For instance, the town of Lahr, in Baden-Württemberg, with a mere 40,000 residents, received 10,000 repatriates, which didn’t exactly please everyone. The newcomers, especially the young ones, also brought a higher crime rate with them, not to mention problems with drink and drugs.
The town of Lahr, Badem-Württemburg, took 10,000 Russian German resettlers. .CC BY-SA 2.0 Martin Wehrle / Flickr. Some rights reserved.But the reputation of the “Russian Germans” was a lot worse than they deserved statistically — they were labelled in the same way as migrants from the Middle East are today: criminal tendencies, an unwillingness to work, an inability to integrate.
The repatriates were equally unpopular among other immigrants, not least because of their privileged position. Unlike other immigrants, they were immediately entitled to German citizenship, and unlike most others they could also retain their original citizenship.
This distinction was particularly strong in the years before Germany liberalised its nationality laws at the start of the 2000s. Turkish communities, for example, who had settled decades earlier, felt pretty insulted by it all. In industrial cities where Turkish families and Russian speakers were crammed together in the same housing estates, this tension reached the point of fights between ethnic street gangs.
Resettlers have become part of German society and are, on the whole, well settled
By the mid 2000s, this had come to an end. The influx of resettlers dropped sharply, and indicators of crime, level of education and unemployment were no longer so different from Germany’s average. At the same time, people — society, the press and sociologists — lost interest in “Russian Germans”. It was decided that integration was complete.
This is true for the most part. Resettlers have become part of German society and are, on the whole, well settled. Of course, this doesn’t mean that they’ve become the same as other residents of Germany, or that you can ignore the differences. “Operation Liza” highlighted this fact and prompted a renewed interest in “Russian Germans”.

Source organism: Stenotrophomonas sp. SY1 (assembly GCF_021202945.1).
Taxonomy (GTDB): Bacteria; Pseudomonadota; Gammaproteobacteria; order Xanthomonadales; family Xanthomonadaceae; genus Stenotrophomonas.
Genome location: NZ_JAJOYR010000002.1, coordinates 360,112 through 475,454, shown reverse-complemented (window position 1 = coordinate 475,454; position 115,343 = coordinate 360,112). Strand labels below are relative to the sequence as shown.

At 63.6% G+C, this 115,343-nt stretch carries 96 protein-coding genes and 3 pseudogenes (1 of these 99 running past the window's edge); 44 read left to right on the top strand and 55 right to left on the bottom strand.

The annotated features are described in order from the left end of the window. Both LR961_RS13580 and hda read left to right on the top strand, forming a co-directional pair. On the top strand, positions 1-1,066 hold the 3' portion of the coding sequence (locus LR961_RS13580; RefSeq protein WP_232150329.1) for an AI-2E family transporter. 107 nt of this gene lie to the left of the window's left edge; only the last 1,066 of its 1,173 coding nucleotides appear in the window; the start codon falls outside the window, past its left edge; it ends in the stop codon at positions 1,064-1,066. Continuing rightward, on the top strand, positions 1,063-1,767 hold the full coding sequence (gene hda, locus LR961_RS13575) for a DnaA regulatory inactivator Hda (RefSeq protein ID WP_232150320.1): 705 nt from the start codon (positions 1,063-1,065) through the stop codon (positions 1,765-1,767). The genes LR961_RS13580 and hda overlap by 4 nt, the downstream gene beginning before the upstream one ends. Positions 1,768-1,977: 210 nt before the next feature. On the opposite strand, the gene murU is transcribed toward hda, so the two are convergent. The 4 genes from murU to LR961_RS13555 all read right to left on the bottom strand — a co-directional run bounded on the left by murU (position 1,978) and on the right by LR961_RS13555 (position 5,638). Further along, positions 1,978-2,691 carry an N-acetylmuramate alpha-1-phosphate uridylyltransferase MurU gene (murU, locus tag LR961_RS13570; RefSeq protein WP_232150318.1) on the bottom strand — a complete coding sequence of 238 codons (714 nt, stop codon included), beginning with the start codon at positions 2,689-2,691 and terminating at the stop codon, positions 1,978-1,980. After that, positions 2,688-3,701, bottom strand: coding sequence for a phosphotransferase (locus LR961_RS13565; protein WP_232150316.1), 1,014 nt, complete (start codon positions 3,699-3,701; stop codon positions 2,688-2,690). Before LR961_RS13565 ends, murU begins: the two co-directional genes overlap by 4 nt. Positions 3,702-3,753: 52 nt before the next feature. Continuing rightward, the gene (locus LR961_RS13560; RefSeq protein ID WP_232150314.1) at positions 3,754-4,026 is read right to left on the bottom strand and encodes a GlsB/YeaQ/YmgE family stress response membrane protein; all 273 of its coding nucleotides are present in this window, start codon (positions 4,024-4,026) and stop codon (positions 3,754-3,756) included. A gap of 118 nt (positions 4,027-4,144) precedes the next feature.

How the “Russian Germans” vote
The main difference between the “repatriates” and “everyone else in Germany” is their voting habits. The absolute majority of “repatriates” (and naturalised residents from the former USSR) generally support the conservative Christian Democratic Union/Christian Social Union (CDU/CSU) bloc.
One reason for this is gratitude for the repatriation, which the Russian Germans connect to the government of Chancellor Helmut Kohl (1982-1998) — although this idea is as much a myth as the criminal tendencies and laziness of the “Russian Germans”. In fact, Kohl’s government tried to set a ceiling of 200,000 repatriates a year, and spent millions on halting the influx of immigration, including funding social programmes and housing projects for Germans back in Kazakhstan and Russia. But that doesn’t stop many Russian Germans seeing Kohl as their Moses figure.
The more important reason for Russian Germans voting CDU/CSU is, however, their conservative views. In the early 2000s, polls showed that 73 percent of naturalised citizens from the former USSR supported CDU/CSU. This support has gradually declined, but at the 2013 elections it still stood at above 60 percent. At the same time, this group is the least politically active among both immigrants and naturalised citizens.
The "Russian German" protesters even demanded the resignation of Angela Merkel. (c) Burhan Ozbilici / AP / Press Association Images. All rights reserved.Until recently, CDU/CSU represented practically the entirety of Germany’s right-of-centre political spectrum, from moderate centrists to expressive populists. The Christian Social Union is local to Bavaria, and has not changed in any way. But the CDU, which operates in the rest of the country, has changed since Angela Merkel’s election as party chairperson in 2005, losing its populist tinge. Prominent politicians from the 1990s such as Roland Koch and Friedrich Merz, renowned for their inflammatory anti-migrant speeches, have left the stage. After several well-known centrist politicians came out as gay, no major political party can afford to be associated with any hint of homophobia.